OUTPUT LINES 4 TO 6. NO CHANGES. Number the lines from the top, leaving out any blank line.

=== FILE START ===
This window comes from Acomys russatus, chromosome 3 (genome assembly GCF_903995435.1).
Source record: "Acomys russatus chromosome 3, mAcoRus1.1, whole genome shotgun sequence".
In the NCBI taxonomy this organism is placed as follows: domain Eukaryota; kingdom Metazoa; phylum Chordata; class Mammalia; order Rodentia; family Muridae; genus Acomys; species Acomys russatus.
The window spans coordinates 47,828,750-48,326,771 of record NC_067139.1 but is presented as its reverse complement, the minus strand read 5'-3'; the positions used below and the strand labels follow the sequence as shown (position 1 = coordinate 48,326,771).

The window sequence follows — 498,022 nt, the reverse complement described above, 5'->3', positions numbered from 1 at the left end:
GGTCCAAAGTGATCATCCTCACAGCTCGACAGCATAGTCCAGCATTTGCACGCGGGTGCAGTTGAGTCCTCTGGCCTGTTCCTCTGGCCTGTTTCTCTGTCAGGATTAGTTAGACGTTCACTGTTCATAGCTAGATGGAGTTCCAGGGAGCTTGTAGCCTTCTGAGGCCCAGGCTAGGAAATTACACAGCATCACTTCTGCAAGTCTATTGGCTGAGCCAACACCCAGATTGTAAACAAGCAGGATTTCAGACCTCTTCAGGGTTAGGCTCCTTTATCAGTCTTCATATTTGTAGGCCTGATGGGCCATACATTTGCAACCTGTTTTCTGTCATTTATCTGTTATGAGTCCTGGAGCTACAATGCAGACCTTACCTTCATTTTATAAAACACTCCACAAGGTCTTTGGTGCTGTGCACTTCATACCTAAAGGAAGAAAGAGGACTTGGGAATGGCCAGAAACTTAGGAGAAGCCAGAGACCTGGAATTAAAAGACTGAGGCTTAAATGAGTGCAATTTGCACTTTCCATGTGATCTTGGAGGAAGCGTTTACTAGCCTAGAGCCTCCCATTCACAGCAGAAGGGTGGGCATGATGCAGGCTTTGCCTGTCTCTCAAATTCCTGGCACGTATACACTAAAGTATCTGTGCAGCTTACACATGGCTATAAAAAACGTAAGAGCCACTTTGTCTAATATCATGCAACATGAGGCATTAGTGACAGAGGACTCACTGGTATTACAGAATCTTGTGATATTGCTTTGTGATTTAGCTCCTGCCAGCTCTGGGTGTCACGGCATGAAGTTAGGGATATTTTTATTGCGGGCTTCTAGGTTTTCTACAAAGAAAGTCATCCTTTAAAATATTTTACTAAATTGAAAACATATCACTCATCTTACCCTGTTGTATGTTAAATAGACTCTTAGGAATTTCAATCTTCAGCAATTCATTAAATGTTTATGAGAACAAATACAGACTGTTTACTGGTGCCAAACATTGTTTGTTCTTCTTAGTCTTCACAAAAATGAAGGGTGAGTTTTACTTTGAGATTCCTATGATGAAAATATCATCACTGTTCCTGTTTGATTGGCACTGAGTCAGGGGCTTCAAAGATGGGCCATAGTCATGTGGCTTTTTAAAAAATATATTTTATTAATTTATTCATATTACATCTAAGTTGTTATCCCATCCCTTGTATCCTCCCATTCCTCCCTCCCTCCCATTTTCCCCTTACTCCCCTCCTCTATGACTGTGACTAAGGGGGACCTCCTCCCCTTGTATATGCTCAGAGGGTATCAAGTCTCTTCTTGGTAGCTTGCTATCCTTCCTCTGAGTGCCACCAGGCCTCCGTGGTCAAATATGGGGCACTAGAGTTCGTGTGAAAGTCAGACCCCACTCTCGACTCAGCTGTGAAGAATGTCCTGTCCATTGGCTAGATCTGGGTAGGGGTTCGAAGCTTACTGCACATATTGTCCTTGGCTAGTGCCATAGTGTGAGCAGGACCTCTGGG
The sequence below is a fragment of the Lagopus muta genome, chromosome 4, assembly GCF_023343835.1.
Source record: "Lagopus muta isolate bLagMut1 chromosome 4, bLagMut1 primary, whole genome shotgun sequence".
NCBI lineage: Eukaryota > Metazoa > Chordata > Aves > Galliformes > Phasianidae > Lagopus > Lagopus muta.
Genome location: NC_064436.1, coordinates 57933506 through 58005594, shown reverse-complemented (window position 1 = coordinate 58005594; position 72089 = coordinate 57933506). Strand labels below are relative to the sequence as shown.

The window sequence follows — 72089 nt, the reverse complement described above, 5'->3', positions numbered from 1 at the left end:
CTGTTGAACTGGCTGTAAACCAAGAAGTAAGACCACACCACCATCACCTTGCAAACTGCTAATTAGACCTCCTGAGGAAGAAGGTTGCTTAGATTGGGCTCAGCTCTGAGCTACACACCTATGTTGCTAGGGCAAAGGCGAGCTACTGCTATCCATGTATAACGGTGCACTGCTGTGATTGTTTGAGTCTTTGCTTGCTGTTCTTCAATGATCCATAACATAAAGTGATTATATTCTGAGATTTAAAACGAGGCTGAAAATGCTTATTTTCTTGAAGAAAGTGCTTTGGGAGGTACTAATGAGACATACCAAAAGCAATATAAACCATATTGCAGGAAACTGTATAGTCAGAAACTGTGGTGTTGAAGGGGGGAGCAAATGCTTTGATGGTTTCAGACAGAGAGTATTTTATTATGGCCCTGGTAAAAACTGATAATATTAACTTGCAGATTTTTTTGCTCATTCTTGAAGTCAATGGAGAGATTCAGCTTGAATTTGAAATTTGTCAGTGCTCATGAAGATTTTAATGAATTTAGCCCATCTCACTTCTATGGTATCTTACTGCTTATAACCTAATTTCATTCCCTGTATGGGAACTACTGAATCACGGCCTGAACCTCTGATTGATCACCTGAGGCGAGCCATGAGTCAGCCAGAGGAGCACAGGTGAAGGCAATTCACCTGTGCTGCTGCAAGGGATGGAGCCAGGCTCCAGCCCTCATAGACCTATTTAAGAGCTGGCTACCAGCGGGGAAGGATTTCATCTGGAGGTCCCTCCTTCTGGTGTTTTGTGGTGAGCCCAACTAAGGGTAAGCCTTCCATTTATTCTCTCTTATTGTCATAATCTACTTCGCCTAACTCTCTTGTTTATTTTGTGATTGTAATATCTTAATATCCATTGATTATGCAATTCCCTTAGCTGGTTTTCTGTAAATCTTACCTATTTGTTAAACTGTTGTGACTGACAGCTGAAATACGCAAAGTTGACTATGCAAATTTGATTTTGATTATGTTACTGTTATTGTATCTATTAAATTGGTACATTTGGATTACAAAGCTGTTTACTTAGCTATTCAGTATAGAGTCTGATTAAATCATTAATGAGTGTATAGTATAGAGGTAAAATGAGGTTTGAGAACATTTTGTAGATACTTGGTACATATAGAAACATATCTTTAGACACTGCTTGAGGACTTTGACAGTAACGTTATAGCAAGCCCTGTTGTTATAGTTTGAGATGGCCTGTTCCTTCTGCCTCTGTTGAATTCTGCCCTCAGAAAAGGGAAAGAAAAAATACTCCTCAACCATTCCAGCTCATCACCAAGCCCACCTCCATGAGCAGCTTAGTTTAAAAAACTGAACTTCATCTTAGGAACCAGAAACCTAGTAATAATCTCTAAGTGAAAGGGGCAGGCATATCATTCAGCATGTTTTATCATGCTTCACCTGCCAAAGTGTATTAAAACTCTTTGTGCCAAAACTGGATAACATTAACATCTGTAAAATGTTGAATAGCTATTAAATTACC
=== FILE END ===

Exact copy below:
The window spans coordinates 47,828,750-48,326,771 of record NC_067139.1 but is presented as its reverse complement, the minus strand read 5'-3'; the positions used below and the strand labels follow the sequence as shown (position 1 = coordinate 48,326,771).

The window sequence follows — 498,022 nt, the reverse complement described above, 5'->3', positions numbered from 1 at the left end:
GGTCCAAAGTGATCATCCTCACAGCTCGACAGCATAGTCCAGCATTTGCACGCGGGTGCAGTTGAGTCCTCTGGCCTGTTCCTCTGGCCTGTTTCTCTGTCAGGATTAGTTAGACGTTCACTGTTCATAGCTAGATGGAGTTCCAGGGAGCTTGTAGCCTTCTGAGGCCCAGGCTAGGAAATTACACAGCATCACTTCTGCAAGTCTATTGGCTGAGCCAACACCCAGATTGTAAACAAGCAGGATTTCAGACCTCTTCAGGGTTAGGCTCCTTTATCAGTCTTCATATTTGTAGGCCTGATGGGCCATACATTTGCAACCTGTTTTCTGTCATTTATCTGTTATGAGTCCTGGAGCTACAATGCAGACCTTACCTTCATTTTATAAAACACTCCACAAGGTCTTTGGTGCTGTGCACTTCATACCTAAAGGAAGAAAGAGGACTTGGGAATGGCCAGAAACTTAGGAGAAGCCAGAGACCTGGAATTAAAAGACTGAGGCTTAAATGAGTGCAATTTGCACTTTCCATGTGATCTTGGAGGAAGCGTTTACTAGCCTAGAGCCTCCCATTCACAGCAGAAGGGTGGGCATGATGCAGGCTTTGCCTGTCTCTCAAATTCCTGGCACGTATACACTAAAGTATCTGTGCAGCTTACACATGGCTATAAAAAACGTAAGAGCCACTTTGTCTAATATCATGCAACATGAGGCATTAGTGACAGAGGACTCACTGGTATTACAGAATCTTGTGATATTGCTTTGTGATTTAGCTCCTGCCAGCTCTGGGTGTCACGGCATGAAGTTAGGGATATTTTTATTGCGGGCTTCTAGGTTTTCTACAAAGAAAGTCATCCTTTAAAATATTTTACTAAATTGAAAACATATCACTCATCTTACCCTGTTGTATGTTAAATAGACTCTTAGGAATTTCAATCTTCAGCAATTCATTAAATGTTTATGAGAACAAATACAGACTGTTTACTGGTGCCAAACATTGTTTGTTCTTCTTAGTCTTCACAAAAATGAAGGGTGAGTTTTACTTTGAGATTCCTATGATGAAAATATCATCACTGTTCCTGTTTGATTGGCACTGAGTCAGGGGCTTCAAAGATGGGCCATAGTCATGTGGCTTTTTAAAAAATATATTTTATTAATTTATTCATATTACATCTAAGTTGTTATCCCATCCCTTGTATCCTCCCATTCCTCCCTCCCTCCCATTTTCCCCTTACTCCCCTCCTCTATGACTGTGACTAAGGGGGACCTCCTCCCCTTGTATATGCTCAGAGGGTATCAAGTCTCTTCTTGGTAGCTTGCTATCCTTCCTCTGAGTGCCACCAGGCCTCCGTGGTCAAATATGGGGCACTAGAGTTCGTGTGAAAGTCAGACCCCACTCTCGACTCAGCTGTGAAGAATGTCCTGTCCATTGGCTAGATCTGGGTAGGGGTTCGAAGCTTACTGCACATATTGTCCTTGGCTAGTGCCATAGTGTGAGCAGGACCTCTGGG